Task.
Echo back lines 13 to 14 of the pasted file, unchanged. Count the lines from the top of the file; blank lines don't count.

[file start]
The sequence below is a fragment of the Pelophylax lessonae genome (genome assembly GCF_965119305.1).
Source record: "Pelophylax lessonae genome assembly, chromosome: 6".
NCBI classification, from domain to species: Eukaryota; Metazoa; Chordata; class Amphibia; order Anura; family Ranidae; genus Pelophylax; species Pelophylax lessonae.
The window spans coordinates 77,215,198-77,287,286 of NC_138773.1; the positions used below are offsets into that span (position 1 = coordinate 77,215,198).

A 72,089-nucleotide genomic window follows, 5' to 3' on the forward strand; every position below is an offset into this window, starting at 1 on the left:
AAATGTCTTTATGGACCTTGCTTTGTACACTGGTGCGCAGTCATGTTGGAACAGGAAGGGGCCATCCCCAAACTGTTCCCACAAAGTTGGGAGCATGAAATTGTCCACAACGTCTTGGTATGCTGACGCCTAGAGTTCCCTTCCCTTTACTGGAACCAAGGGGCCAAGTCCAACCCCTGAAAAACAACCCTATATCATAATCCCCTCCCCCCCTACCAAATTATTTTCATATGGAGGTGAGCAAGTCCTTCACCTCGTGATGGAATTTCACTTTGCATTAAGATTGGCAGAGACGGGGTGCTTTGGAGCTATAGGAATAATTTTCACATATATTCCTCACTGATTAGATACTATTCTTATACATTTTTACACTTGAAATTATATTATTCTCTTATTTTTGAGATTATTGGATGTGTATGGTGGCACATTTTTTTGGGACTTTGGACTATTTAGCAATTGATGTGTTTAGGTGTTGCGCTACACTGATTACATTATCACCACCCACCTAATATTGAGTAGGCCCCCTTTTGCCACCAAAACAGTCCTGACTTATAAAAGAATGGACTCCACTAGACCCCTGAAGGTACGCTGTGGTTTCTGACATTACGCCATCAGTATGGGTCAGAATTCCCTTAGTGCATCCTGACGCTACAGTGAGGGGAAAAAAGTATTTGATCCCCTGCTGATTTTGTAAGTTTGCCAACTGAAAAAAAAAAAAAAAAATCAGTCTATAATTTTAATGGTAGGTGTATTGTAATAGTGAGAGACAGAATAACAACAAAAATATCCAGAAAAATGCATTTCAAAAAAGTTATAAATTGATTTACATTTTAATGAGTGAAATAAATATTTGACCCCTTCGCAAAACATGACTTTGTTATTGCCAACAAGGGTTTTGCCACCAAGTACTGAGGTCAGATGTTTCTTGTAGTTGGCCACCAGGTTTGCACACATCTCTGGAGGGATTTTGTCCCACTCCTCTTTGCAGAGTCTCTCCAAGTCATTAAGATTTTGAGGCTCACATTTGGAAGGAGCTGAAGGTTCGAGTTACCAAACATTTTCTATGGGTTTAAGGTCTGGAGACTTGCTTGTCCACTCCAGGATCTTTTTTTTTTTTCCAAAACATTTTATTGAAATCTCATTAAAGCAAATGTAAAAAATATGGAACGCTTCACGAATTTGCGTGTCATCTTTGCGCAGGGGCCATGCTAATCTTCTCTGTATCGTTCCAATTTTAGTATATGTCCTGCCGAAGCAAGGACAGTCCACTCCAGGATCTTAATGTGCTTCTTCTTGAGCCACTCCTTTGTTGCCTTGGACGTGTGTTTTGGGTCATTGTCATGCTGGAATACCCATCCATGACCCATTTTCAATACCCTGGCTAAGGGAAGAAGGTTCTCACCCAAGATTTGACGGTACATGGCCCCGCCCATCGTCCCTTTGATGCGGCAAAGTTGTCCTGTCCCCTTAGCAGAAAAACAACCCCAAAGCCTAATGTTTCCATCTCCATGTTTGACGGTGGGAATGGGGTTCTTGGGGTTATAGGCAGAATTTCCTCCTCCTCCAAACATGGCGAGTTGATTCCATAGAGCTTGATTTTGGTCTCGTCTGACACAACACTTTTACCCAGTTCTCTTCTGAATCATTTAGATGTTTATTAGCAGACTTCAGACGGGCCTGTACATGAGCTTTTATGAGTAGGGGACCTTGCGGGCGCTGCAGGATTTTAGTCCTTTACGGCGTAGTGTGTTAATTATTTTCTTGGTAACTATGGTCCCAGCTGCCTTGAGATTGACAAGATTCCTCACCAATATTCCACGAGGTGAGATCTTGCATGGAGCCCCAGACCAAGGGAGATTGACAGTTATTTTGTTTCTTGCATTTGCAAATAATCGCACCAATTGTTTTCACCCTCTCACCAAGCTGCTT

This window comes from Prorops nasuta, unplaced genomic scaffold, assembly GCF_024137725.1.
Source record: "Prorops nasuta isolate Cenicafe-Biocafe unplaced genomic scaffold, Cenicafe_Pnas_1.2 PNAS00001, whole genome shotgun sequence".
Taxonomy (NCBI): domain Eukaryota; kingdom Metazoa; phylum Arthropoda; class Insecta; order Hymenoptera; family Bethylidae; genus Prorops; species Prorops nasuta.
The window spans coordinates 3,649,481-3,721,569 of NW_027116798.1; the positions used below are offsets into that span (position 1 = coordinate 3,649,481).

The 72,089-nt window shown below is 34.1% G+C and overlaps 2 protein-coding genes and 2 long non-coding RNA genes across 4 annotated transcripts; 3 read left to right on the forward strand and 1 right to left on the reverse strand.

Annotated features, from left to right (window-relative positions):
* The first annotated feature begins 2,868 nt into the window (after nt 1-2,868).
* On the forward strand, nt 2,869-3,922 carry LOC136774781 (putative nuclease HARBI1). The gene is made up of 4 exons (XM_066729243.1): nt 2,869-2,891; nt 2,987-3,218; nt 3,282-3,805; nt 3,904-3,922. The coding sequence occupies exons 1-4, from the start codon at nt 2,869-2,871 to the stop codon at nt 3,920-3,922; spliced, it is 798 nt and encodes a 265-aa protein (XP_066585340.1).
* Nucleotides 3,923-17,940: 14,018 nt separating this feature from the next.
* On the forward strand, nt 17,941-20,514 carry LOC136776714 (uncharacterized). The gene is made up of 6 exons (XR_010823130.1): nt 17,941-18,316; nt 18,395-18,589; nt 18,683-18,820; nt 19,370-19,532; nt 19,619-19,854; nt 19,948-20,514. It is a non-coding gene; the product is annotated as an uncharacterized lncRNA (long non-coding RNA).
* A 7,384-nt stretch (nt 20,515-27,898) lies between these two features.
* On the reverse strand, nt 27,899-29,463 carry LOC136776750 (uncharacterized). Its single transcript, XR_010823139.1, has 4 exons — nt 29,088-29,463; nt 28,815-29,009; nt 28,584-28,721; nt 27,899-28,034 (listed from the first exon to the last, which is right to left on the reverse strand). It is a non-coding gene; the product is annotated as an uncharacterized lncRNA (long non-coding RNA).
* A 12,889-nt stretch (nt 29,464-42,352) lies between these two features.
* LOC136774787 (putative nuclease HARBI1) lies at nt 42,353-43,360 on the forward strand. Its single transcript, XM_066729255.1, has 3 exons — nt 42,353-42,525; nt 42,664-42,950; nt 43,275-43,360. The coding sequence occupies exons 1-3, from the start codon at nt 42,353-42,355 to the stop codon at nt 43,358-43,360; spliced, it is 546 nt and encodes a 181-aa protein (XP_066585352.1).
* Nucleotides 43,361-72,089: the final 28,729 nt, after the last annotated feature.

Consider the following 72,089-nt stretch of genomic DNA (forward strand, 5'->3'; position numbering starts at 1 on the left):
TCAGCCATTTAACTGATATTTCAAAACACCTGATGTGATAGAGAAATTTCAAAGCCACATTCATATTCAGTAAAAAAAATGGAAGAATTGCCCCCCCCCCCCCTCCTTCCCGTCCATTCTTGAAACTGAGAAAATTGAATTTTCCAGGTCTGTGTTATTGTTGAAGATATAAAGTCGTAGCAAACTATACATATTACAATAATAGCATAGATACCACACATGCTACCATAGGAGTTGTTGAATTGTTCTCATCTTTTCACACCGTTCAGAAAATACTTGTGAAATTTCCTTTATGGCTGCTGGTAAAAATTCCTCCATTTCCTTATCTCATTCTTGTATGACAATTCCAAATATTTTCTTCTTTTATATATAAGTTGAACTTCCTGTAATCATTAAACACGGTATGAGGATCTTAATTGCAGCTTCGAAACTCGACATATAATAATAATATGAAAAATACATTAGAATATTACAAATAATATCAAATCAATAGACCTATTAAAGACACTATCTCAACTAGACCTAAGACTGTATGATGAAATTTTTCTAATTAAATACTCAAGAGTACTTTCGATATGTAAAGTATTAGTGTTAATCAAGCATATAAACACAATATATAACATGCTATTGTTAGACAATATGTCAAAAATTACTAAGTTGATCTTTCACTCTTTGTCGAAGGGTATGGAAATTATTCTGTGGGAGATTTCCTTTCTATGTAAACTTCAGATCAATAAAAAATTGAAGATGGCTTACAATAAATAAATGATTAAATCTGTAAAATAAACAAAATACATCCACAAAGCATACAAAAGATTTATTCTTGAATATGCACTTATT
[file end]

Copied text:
* The first annotated feature begins 2,868 nt into the window (after nt 1-2,868).
* On the forward strand, nt 2,869-3,922 carry LOC136774781 (putative nuclease HARBI1). The gene is made up of 4 exons (XM_066729243.1): nt 2,869-2,891; nt 2,987-3,218; nt 3,282-3,805; nt 3,904-3,922. The coding sequence occupies exons 1-4, from the start codon at nt 2,869-2,871 to the stop codon at nt 3,920-3,922; spliced, it is 798 nt and encodes a 265-aa protein (XP_066585340.1).